“But one of our people isn’t here,” someone said. (In fact, the missing member had been delayed by a work-related call and had let us know that she was about 5 minutes away.)

“It doesn’t matter,” the facilitator said dismissively. “The rules are clear. We begin on time.”

“No,” our manager replied. “We wait for her.”

No one else said a word. But it was clear that everyone in the room — except the badly outnumbered facilitator — stood in complete agreement.

If team building was what we’d come for, then mission accomplished.

The facilitator muttered something about deducting 5 minutes from the time of the game, which elicited a collective shrug, turned on his heel, and huffed out of the room.

Soon the last member arrived and the game proceeded. Each of us learned about our interaction styles and about how we function together. But for me the most meaningful team building occurred at the moment we all agreed, with no words passing between us, that we wouldn’t leave a member behind.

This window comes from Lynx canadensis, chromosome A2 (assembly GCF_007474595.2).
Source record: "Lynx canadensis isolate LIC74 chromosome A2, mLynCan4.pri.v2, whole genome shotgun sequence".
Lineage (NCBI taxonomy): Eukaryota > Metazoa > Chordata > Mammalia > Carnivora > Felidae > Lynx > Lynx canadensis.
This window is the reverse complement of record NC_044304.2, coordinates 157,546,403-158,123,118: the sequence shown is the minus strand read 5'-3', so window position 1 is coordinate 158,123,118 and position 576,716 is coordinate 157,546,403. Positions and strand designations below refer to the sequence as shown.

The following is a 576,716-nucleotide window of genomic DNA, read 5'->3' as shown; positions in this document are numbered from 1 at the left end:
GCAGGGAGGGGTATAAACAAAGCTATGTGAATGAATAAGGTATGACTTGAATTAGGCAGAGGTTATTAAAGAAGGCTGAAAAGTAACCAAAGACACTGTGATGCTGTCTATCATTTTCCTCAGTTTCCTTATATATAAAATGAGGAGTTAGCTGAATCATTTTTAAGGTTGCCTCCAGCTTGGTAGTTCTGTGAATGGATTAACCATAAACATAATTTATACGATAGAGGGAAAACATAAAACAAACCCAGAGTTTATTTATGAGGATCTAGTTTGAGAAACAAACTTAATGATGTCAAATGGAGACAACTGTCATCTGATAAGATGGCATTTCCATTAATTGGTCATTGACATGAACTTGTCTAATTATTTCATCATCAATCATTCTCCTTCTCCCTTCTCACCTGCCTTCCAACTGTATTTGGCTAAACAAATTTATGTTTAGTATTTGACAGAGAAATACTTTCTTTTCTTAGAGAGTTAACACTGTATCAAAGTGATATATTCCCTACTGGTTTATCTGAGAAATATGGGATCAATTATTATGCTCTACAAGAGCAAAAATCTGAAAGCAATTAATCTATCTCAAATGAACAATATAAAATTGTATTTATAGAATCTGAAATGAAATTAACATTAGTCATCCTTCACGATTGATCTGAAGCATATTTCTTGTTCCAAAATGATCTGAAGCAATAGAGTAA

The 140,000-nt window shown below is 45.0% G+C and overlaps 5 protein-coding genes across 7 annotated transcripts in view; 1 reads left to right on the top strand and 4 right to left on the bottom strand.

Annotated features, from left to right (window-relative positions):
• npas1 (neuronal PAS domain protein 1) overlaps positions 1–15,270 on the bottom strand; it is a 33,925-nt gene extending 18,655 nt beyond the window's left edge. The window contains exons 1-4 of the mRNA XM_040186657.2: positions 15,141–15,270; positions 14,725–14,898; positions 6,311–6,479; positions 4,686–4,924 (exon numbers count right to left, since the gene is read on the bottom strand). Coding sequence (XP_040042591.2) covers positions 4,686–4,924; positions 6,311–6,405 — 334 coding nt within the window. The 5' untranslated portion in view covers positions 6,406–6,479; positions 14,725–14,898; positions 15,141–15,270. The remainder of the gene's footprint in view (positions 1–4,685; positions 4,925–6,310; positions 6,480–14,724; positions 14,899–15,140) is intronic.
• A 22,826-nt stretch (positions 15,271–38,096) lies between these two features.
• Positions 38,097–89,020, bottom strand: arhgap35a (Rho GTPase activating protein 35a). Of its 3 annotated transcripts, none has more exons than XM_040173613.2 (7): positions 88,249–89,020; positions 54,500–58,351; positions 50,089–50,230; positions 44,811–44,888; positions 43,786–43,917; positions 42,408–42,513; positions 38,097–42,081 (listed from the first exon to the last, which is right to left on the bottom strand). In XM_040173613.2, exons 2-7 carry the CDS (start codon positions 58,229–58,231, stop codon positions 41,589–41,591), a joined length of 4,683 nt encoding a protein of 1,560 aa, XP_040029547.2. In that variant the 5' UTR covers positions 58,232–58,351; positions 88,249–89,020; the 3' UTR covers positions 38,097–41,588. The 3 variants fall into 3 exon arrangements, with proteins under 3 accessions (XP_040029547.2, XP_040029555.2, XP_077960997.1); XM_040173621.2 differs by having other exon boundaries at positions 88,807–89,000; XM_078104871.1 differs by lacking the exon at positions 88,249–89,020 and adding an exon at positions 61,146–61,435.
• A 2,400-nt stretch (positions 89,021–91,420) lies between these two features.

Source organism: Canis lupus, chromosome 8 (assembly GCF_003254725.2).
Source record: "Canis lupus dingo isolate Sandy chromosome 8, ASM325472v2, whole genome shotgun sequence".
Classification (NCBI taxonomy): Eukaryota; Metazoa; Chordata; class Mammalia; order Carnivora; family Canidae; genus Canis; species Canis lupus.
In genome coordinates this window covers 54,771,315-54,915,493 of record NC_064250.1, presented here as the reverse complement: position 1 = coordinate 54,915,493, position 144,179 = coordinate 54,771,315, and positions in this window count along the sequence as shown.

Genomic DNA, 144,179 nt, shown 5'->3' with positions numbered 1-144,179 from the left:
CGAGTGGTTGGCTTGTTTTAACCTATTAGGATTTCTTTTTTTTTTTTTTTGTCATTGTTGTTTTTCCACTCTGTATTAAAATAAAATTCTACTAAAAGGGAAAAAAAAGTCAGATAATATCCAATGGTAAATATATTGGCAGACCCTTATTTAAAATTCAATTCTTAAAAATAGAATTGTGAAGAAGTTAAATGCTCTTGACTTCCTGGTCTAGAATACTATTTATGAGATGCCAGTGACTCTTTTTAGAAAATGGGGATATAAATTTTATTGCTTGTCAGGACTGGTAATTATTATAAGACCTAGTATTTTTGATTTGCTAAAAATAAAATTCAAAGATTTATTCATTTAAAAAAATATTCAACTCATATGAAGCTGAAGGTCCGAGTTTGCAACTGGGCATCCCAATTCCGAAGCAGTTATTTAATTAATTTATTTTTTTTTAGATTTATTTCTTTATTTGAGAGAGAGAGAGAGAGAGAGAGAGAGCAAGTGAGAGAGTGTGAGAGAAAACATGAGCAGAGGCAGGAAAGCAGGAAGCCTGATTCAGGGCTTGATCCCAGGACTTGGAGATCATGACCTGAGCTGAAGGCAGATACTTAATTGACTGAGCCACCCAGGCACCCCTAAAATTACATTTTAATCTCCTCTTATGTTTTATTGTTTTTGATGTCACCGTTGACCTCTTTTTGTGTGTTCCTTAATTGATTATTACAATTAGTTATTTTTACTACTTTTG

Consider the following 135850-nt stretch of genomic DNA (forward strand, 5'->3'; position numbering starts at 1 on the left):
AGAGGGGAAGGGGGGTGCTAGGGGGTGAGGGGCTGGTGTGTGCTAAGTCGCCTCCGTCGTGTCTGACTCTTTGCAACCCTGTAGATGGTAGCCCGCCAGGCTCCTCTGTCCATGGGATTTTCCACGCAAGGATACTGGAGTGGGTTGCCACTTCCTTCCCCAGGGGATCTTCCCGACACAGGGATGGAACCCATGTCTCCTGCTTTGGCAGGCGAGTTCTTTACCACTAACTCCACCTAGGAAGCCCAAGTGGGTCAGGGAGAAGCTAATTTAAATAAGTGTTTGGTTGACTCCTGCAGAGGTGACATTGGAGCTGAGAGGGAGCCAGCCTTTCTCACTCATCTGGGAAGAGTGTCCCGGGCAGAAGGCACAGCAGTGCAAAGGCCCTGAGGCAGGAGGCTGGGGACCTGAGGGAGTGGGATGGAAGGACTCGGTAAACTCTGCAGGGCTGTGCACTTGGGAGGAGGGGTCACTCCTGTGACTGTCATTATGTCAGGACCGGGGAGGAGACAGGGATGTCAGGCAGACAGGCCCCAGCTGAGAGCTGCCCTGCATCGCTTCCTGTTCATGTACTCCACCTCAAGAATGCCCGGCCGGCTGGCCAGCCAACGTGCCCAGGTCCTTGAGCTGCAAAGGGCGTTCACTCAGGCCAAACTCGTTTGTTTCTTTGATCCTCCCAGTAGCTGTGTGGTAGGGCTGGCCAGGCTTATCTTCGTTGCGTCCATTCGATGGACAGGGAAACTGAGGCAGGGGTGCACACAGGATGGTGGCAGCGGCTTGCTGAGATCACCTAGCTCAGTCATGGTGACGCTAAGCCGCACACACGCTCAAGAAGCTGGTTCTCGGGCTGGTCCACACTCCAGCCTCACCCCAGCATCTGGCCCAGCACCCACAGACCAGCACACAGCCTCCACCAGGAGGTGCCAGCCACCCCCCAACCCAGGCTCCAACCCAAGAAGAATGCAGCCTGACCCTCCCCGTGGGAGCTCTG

That shared experience affirmed what all of us, I think, already knew: we have a strong team. From long experience, I know that strong teams don’t just happen.

What can you, as a manager or as a team member, do to build strong teams? Continue reading

It’s time to vote, STC

In much of the world, including North America, the Society for Technical Communication (STC) is the leading professional society for technical communicators. It sets the pace for information and networking, providing a forum for exchanging news and information among practitioners and academics. Its body of knowledge contains a rich repository of research and best practices in the field of technical communication.

2017_election_header.pngSTC is also an association run by volunteer members. Today through March 10, STC members can elect the next slate of volunteer leaders: a Vice President, a Treasurer, 2 Directors at Large, and 2 Nominating Committee members.

The successful candidates will lead STC for the next 2 years – or, potentially, for 4 years, because the Treasurer and the Directors at Large will be eligible to run for reelection when their terms expire in 2019.

I’ve made the case before for voting in the STC election – and I’ve bewailed the traditionally low rate of participation. Here’s part of what I wrote then: